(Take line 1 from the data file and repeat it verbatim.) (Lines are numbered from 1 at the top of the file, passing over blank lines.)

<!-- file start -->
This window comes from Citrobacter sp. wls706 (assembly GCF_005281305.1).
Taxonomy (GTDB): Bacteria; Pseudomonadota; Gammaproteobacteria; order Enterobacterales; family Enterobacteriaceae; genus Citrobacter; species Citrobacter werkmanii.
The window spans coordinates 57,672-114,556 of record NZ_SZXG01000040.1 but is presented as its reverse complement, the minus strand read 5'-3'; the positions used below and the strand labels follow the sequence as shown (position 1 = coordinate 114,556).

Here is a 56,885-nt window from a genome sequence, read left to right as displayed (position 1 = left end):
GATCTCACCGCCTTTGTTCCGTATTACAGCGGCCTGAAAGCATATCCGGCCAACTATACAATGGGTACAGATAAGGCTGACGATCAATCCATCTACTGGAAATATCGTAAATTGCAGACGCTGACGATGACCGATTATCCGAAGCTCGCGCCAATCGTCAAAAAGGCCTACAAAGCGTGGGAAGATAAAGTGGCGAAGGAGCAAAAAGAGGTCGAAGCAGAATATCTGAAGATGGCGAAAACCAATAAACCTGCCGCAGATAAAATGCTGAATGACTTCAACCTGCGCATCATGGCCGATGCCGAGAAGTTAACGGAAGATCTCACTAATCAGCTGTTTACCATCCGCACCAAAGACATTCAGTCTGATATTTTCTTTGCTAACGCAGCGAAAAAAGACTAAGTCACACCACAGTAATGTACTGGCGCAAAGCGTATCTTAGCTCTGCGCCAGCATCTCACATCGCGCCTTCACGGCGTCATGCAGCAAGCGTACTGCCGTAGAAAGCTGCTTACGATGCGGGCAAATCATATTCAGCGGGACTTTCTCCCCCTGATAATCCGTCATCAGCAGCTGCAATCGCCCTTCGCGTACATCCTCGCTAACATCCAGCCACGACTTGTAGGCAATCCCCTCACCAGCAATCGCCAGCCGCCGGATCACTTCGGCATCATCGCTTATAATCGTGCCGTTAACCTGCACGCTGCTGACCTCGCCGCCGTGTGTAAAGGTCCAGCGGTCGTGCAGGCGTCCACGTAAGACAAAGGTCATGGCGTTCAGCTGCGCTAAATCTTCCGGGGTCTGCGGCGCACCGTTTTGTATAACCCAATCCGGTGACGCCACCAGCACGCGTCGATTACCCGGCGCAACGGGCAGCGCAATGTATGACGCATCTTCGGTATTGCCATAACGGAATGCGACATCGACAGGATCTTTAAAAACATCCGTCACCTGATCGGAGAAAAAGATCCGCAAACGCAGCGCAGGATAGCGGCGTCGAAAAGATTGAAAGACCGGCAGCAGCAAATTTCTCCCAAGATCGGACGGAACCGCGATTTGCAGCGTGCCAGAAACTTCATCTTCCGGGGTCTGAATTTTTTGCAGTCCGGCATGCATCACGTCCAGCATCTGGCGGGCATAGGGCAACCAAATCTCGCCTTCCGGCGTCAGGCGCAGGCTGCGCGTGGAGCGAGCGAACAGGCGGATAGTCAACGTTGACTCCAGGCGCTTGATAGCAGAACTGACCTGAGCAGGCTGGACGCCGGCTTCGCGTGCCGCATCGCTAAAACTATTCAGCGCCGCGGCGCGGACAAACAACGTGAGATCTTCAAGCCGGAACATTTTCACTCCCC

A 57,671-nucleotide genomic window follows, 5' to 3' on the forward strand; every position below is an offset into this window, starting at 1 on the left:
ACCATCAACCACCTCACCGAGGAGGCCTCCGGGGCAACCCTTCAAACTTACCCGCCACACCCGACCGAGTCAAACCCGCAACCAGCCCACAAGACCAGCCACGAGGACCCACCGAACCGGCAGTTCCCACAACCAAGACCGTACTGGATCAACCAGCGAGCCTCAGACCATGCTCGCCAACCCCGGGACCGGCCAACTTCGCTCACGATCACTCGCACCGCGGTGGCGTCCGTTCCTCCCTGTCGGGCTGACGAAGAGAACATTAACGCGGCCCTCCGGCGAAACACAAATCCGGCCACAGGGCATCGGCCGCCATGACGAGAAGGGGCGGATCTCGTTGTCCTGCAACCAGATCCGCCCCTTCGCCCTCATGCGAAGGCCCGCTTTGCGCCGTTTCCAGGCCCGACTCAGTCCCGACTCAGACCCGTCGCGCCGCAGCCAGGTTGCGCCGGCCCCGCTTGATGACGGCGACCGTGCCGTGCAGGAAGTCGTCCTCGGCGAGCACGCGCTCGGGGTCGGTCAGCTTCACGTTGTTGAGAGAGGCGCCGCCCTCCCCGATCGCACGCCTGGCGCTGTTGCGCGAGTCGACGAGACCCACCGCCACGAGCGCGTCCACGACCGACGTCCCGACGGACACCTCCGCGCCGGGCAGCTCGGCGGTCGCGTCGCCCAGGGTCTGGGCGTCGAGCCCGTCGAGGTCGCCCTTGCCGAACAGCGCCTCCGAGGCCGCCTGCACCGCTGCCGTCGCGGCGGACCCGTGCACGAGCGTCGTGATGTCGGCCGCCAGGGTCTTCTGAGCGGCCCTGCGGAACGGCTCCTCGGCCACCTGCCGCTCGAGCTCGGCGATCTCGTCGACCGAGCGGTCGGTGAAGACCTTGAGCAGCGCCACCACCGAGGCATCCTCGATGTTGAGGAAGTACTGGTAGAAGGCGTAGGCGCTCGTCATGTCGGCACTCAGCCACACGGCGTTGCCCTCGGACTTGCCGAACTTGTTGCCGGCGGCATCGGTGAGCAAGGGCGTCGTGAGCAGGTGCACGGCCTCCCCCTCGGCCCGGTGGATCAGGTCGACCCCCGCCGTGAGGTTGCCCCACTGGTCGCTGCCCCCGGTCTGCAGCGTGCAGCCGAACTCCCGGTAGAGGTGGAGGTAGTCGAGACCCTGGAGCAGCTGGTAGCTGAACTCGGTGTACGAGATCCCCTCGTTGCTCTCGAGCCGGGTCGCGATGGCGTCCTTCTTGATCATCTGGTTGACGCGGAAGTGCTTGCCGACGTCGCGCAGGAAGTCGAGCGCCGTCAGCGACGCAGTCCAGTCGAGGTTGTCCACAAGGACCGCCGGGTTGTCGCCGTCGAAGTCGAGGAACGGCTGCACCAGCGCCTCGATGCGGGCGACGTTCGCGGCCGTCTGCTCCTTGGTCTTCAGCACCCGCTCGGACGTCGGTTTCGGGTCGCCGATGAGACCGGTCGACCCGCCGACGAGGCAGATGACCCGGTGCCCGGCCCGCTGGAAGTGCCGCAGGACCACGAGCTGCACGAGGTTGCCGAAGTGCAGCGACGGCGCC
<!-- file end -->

This window comes from Citrobacter sp. wls706 (assembly GCF_005281305.1).